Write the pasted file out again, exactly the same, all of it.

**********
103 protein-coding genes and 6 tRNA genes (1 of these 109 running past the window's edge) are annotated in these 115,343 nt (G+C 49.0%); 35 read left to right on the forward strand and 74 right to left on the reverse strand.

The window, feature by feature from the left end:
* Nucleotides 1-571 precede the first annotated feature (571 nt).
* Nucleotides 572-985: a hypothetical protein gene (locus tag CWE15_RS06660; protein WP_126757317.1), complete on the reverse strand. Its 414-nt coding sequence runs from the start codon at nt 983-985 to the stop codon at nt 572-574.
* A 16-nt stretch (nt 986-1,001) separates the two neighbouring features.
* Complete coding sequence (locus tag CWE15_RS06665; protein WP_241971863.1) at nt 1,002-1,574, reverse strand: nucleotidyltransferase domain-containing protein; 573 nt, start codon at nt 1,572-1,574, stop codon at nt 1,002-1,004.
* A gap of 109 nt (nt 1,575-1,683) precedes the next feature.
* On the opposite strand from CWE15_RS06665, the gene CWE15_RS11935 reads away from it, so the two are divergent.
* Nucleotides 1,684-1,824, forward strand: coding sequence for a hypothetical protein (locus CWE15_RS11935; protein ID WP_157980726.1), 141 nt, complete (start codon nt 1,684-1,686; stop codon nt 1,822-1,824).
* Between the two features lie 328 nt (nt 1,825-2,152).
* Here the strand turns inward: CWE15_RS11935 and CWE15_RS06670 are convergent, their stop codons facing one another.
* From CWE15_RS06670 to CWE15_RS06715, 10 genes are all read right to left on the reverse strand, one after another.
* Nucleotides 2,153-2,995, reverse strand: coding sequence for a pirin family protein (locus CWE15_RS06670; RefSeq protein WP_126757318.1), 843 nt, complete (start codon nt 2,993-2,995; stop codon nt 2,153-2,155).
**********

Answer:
103 protein-coding genes and 6 tRNA genes (1 of these 109 running past the window's edge) are annotated in these 115,343 nt (G+C 49.0%); 35 read left to right on the forward strand and 74 right to left on the reverse strand.

The window, feature by feature from the left end:
* Nucleotides 1-571 precede the first annotated feature (571 nt).
* Nucleotides 572-985: a hypothetical protein gene (locus tag CWE15_RS06660; protein WP_126757317.1), complete on the reverse strand. Its 414-nt coding sequence runs from the start codon at nt 983-985 to the stop codon at nt 572-574.
* A 16-nt stretch (nt 986-1,001) separates the two neighbouring features.
* Complete coding sequence (locus tag CWE15_RS06665; protein WP_241971863.1) at nt 1,002-1,574, reverse strand: nucleotidyltransferase domain-containing protein; 573 nt, start codon at nt 1,572-1,574, stop codon at nt 1,002-1,004.
* A gap of 109 nt (nt 1,575-1,683) precedes the next feature.
* On the opposite strand from CWE15_RS06665, the gene CWE15_RS11935 reads away from it, so the two are divergent.
* Nucleotides 1,684-1,824, forward strand: coding sequence for a hypothetical protein (locus CWE15_RS11935; protein ID WP_157980726.1), 141 nt, complete (start codon nt 1,684-1,686; stop codon nt 1,822-1,824).
* Between the two features lie 328 nt (nt 1,825-2,152).
* Here the strand turns inward: CWE15_RS11935 and CWE15_RS06670 are convergent, their stop codons facing one another.
* From CWE15_RS06670 to CWE15_RS06715, 10 genes are all read right to left on the reverse strand, one after another.
* Nucleotides 2,153-2,995, reverse strand: coding sequence for a pirin family protein (locus CWE15_RS06670; RefSeq protein WP_126757318.1), 843 nt, complete (start codon nt 2,993-2,995; stop codon nt 2,153-2,155).